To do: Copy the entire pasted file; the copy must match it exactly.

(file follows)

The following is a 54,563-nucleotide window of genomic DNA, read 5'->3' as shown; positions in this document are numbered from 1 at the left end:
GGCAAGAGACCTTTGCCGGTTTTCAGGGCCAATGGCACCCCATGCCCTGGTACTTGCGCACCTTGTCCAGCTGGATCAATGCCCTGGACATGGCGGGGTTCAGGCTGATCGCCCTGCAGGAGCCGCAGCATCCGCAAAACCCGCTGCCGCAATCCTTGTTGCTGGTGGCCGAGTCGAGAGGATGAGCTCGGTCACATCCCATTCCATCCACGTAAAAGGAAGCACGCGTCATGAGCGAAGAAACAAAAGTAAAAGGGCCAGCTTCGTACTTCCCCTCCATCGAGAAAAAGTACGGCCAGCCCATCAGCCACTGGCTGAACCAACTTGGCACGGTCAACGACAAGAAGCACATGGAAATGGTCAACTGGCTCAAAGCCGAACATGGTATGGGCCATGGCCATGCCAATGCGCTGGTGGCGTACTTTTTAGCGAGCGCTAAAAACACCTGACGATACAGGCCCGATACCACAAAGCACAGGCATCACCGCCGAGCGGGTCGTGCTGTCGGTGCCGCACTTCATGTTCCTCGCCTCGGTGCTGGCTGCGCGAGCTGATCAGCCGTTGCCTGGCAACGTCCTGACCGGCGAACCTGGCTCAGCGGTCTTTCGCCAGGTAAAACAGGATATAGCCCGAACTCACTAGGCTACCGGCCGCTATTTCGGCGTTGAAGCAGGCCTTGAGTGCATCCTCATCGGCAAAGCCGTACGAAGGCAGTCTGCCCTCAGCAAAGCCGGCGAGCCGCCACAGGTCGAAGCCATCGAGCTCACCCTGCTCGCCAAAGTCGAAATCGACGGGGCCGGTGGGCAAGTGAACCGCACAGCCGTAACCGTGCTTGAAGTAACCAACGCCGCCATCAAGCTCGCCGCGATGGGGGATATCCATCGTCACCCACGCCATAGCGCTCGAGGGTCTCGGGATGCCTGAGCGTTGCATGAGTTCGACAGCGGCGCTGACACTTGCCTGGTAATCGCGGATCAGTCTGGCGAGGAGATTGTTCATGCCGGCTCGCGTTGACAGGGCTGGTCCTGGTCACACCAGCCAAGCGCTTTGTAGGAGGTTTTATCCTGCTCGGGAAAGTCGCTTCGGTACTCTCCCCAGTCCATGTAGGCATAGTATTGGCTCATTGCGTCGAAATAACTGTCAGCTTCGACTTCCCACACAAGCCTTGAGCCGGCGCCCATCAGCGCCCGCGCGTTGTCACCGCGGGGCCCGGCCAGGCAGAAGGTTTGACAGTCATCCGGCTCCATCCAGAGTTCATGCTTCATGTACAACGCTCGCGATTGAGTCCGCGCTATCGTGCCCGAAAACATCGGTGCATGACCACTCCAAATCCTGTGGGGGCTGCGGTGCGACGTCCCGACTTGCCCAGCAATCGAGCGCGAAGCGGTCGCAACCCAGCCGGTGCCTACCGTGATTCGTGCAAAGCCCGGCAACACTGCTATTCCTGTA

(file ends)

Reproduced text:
The following is a 54,563-nucleotide window of genomic DNA, read 5'->3' as shown; positions in this document are numbered from 1 at the left end:
GGCAAGAGACCTTTGCCGGTTTTCAGGGCCAATGGCACCCCATGCCCTGGTACTTGCGCACCTTGTCCAGCTGGATCAATGCCCTGGACATGGCGGGGTTCAGGCTGATCGCCCTGCAGGAGCCGCAGCATCCGCAAAACCCGCTGCCGCAATCCTTGTTGCTGGTGGCCGAGTCGAGAGGATGAGCTCGGTCACATCCCATTCCATCCACGTAAAAGGAAGCACGCGTCATGAGCGAAGAAACAAAAGTAAAAGGGCCAGCTTCGTACTTCCCCTCCATCGAGAAAAAGTACGGCCAGCCCATCAGCCACTGGCTGAACCAACTTGGCACGGTCAACGACAAGAAGCACATGGAAATGGTCAACTGGCTCAAAGCCGAACATGGTATGGGCCATGGCCATGCCAATGCGCTGGTGGCGTACTTTTTAGCGAGCGCTAAAAACACCTGACGATACAGGCCCGATACCACAAAGCACAGGCATCACCGCCGAGCGGGTCGTGCTGTCGGTGCCGCACTTCATGTTCCTCGCCTCGGTGCTGGCTGCGCGAGCTGATCAGCCGTTGCCTGGCAACGTCCTGACCGGCGAACCTGGCTCAGCGGTCTTTCGCCAGGTAAAACAGGATATAGCCCGAACTCACTAGGCTACCGGCCGCTATTTCGGCGTTGAAGCAGGCCTTGAGTGCATCCTCATCGGCAAAGCCGTACGAAGGCAGTCTGCCCTCAGCAAAGCCGGCGAGCCGCCACAGGTCGAAGCCATCGAGCTCACCCTGCTCGCCAAAGTCGAAATCGACGGGGCCGGTGGGCAAGTGAACCGCACAGCCGTAACCGTGCTTGAAGTAACCAACGCCGCCATCAAGCTCGCCGCGATGGGGGATATCCATCGTCACCCACGCCATAGCGCTCGAGGGTCTCGGGATGCCTGAGCGTTGCATGAGTTCGACAGCGGCGCTGACACTTGCCTGGTAATCGCGGATCAGTCTGGCGAGGAGATTGTTCATGCCGGCTCGCGTTGACAGGGCTGGTCCTGGTCACACCAGCCAAGCGCTTTGTAGGAGGTTTTATCCTGCTCGGGAAAGTCGCTTCGGTACTCTCCCCAGTCCATGTAGGCATAGTATTGGCTCATTGCGTCGAAATAACTGTCAGCTTCGACTTCCCACACAAGCCTTGAGCCGGCGCCCATCAGCGCCCGCGCGTTGTCACCGCGGGGCCCGGCCAGGCAGAAGGTTTGACAGTCATCCGGCTCCATCCAGAGTTCATGCTTCATGTACAACGCTCGCGATTGAGTCCGCGCTATCGTGCCCGAAAACATCGGTGCATGACCACTCCAAATCCTGTGGGGGCTGCGGTGCGACGTCCCGACTTGCCCAGCAATCGAGCGCGAAGCGGTCGCAACCCAGCCGGTGCCTACCGTGATTCGTGCAAAGCCCGGCAACACTGCTATTCCTGTA